Updated: 12/19/2019

Legionnaires Disease

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Snapshot
  • A 75-year-old woman returns from a week-long cruise with a cough and sputum production. Her family notices that she seems more confused than usual and brings her into the hospital. Earlier today, she had complained of nausea and vomiting. On physical exam, her pulse is 60/min. There are fine crackles diffusely on chest auscultation. Laboratory tests show that she has hyponatremia and mildly elevated transaminitis. A urine antigen test is positive for the suspected disease and she is started on antibiotics.
Introduction
  • Classification
    • Legionella pneumophila
      • an aerobic, facultative, intracellular gram - rod
    • transmission
      • aspiration of contaminated water/soil
        • air conditioning
        • hot tubs
        • swimming pools
  • Epidemiology
    • demographics
      • more common in the elderly
    • risk factors
      • cruise ships
      • smoking
      • immunosuppression
      • hospitalization
  • Pathogenesis
    • organism is phagocytosed into alveolar macrophages, where they replicate
    • bacterial spread occurs when they escape from macrophage vacuoles leading to host cell osmotic lysis
  • Associated conditions
    • Legionnaires disease (most common)
      • lobar or insterstitial pneumonia
      • gastrointestinal and central nervous system involvement
      • more common in smokers and those with chronic lung diseases
Presentation
  • Symptoms
    • cough with sputum production
    • gastrointestinal symptoms
    • nausea or vomiting
    • water diarrhea
    • central nervous system symptoms
      • confusion
      • encephalopathy
  • Physical exam 
    • fever
    • altered mental status
    • dyspnea
    • relative bradycardia
    • pneumonia
Imaging
  • Chest radiography
    • indication
      • all patients
    • findings
      • lobar consolidation or
      • diffuse patchy infiltrates
Studies
  • Labs
    • urine antigen test 
      • diagnostic
    • does not Gram stain well, so this requires a silver stain
    • sputum culture
      • requires special media for culture
      • charcoal yeast extract agar buffered with iron and cysteine 
    • hyponatremia
    • transaminitis
  • Making the diagnosis
    • based on clinical presentation and laboratory studies
Differential
  • Mycoplasma pneumoniae
    • distinguishing factor
      • typically does not present with gastrointestinal or central nervous system involvement
Treatment
  • Medical
    • antibiotics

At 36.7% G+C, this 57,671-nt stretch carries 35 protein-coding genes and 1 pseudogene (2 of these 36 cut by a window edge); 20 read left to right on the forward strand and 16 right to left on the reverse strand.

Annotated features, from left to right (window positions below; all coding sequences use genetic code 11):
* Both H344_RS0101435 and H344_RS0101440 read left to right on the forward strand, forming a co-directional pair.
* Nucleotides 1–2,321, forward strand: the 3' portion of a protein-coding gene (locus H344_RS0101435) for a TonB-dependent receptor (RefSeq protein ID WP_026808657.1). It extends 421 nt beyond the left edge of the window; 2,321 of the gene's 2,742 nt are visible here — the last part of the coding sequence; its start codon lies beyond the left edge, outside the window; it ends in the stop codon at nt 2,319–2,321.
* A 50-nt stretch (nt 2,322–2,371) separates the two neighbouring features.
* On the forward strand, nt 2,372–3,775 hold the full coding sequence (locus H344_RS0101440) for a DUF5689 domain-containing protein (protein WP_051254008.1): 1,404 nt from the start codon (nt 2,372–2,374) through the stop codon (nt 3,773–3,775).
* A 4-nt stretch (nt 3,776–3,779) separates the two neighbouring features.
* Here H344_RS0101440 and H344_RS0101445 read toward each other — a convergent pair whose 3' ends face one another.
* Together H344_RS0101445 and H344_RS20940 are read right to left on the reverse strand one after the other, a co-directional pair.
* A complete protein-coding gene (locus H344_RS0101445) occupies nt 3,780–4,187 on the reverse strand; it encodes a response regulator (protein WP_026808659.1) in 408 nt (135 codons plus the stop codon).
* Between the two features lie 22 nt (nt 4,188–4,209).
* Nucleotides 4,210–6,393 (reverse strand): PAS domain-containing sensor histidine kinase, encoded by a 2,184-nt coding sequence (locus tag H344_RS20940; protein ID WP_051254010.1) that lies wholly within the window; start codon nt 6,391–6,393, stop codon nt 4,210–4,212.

• indication
        • all patients
      • drugs
        • macrolides
        • respiratory fluoroquinolones (levofloxacin and moxifloxacin)
Complications
  •  Respiratory failure

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(M2.ID.17.4765) A 38-year-old female presents to the emergency department for cough. She reports that two days ago she developed a nonproductive cough with moderate shortness of breath. On review of systems, the patient also endorses chills and sweats as well as several episodes of diarrhea over the past three days. Her husband also reports that the patient seemed confused this morning when he spoke to her before he left for work. The patient’s past medical history is significant for diabetes mellitus type II for which she takes metformin and glipizide. She drinks 8-10 beers per week and has a 15 pack-year smoking history. She works as a sales manager at a local retail company. Her temperature is 102.6°F (39.2°C), blood pressure is 126/72 mmHg, pulse is 82/min, and respirations are 18/min. On physical exam, she is alert and oriented to person and place only. She has crackles bilaterally extending up to the mid-lung fields. Her abdomen is soft and non-distended without rebound or guarding. Laboratory testing is performed and reveals the following:

Serum:
Na+: 129 mEq/L
K+: 3.6 mEq/L
Cl-: 99 mEq/L
HCO3-: 17 mEq/L
Urea nitrogen: 16 mg/dL
Creatinine: 1.1 mg/dL

Leukocyte count: 16,300/mm^3
Hemoglobin: 13.2 g/dL
Mean corpuscular volume: 87 µm^3
Platelet count: 348,000/mm^3

A chest radiograph is performed and can be seen in Figure A. Which of the following is most likely to be elicited upon further questioning?

QID: 109039
FIGURES:
1

Risk factors for aspiration

10%

(3/29)

2

Recent travel to Arizona

7%

(2/29)

3

Exposure to incarcerated population

3%

(1/29)

4

Recent cruise travel

62%

(18/29)

5

Exposure to bird droppings

17%

(5/29)

M 6 D

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